If the sun is not strong enough or if the weather is windy, the jam can take 2 or 3 days to jell. In that case, bring the platters in each night.

*(Image coming soon, I'm having trouble uploading it).

Tuesday, February 17, 2009

New Favorite: Sweet Potato Pecan Burgers

So, I'm back. I have a new baby and a new recipe. Life has been hectic, of course, but that doesn't mean I haven't been cooking. Pre-baby I spent days in the kitchen making meals to store in the freezer and post-baby I spend less time in the kitchen, while still trying to make healthy meals. I rely a lot of our favorite "go-to" meals, and I'm going to try to post those here interspersed with recipes from classic cookbooks.

This recipe for Sweet Potato Pecan Burgers is from Cooking Light, though if you wander over to that sight you will find the reviewers mostly found it mushy and not tasty. I disagree. My husband and I both really like this and I have made it twice in the last month. I don't know that the caramelized onions are necessary but they are a nice addition to the burger. This is a new favorite in our house and will be added to the regular rotation. I hope you enjoy them!

Sweet Potato Pecan Burgers
This is from Cooking Light. I changed the recipe a bit, including microwaving the sweet potatoes instead of boiling them and greatly reducing the amount of onion from 2 1/2 cups to 1 cup.

1 tsp canola oil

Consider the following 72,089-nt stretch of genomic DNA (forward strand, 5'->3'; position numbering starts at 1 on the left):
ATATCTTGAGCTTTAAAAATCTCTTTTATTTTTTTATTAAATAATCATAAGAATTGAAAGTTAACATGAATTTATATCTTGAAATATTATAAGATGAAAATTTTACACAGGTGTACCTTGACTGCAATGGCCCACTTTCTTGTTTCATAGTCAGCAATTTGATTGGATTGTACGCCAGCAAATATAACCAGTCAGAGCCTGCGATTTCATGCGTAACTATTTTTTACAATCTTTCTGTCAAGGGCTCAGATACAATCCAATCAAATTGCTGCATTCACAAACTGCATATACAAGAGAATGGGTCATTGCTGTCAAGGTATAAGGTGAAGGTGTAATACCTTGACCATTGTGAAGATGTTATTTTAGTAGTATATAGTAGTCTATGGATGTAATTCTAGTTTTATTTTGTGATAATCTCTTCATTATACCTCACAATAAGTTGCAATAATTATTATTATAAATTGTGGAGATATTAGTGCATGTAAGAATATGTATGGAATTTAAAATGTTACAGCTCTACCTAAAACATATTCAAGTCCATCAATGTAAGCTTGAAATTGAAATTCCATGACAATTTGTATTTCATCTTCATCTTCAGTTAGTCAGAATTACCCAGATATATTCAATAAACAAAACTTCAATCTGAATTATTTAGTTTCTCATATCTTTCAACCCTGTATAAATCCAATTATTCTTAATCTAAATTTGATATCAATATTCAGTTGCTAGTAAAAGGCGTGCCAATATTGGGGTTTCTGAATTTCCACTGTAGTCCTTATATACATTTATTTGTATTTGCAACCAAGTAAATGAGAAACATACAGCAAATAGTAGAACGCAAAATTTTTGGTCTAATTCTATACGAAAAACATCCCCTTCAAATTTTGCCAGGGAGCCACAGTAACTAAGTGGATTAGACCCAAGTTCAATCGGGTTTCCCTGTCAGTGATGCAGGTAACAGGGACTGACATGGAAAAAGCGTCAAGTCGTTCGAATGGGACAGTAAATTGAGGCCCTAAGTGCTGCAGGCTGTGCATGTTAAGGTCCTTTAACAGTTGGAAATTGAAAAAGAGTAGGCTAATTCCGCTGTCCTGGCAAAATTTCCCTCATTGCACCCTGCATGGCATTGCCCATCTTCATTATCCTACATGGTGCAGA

3 cups sliced onion
2 Tbs balsamic vinegar
1 tsp sugar
dash salt

2 1/2 cups sweet potato
cooking spray
1 cup chopped onion
3 garlic cloves
1 cup regular oats
1 1/2 tsp ground cumin
3/4 tsp salt
1/4 tsp pepper
1/2 cup chopped pecans, toasted
1 Tbs canola oil, divided
lettuce leaves
6 whole grain buns
chili sauce

To prepare onions, heat 1 teaspoon oil in a large nonstick skillet over medium-high heat. Add sliced onion to pan; sauté 12 minutes or until browned, stirring occasionally. Stir in vinegar, sugar, and 1/8 teaspoon salt; cook 30 seconds or until vinegar is absorbed. Remove onion mixture from pan; keep warm. Wipe pan dry with a paper towel.

To prepare burgers, microwave sweet potatoes until cooked through (about 8 minutes). Take the skin off and discard. Mash sweet potatoes. Heat large nonstick skillet over medium-high heat. Coat pan with cooking spray. Add chopped onion and garlic to pan; sauté 5 minutes or until tender. Place potato, chopped onion mixture, oats, cumin, 3/4 teaspoon salt, and pepper in a food processor; process until smooth. Place potato mixture in a large bowl; stir in nuts. Divide potato mixture into 6 equal portions, shaping each into a 1/2-inch-thick patty.

Heat 1 1/2 teaspoons oil in pan over medium-high heat. Add 3 patties to pan; cook 4 minutes or until browned. Carefully turn patties over; cook 3 minutes or until browned. Remove from pan; keep warm. Repeat procedure with remaining 1 1/2 teaspoons oil and 3 patties. Place lettuce leaves and patties on bottom halves of buns; top each patty with 1 tablespoon chili sauce, about 3 tablespoons onion, and top halves of buns.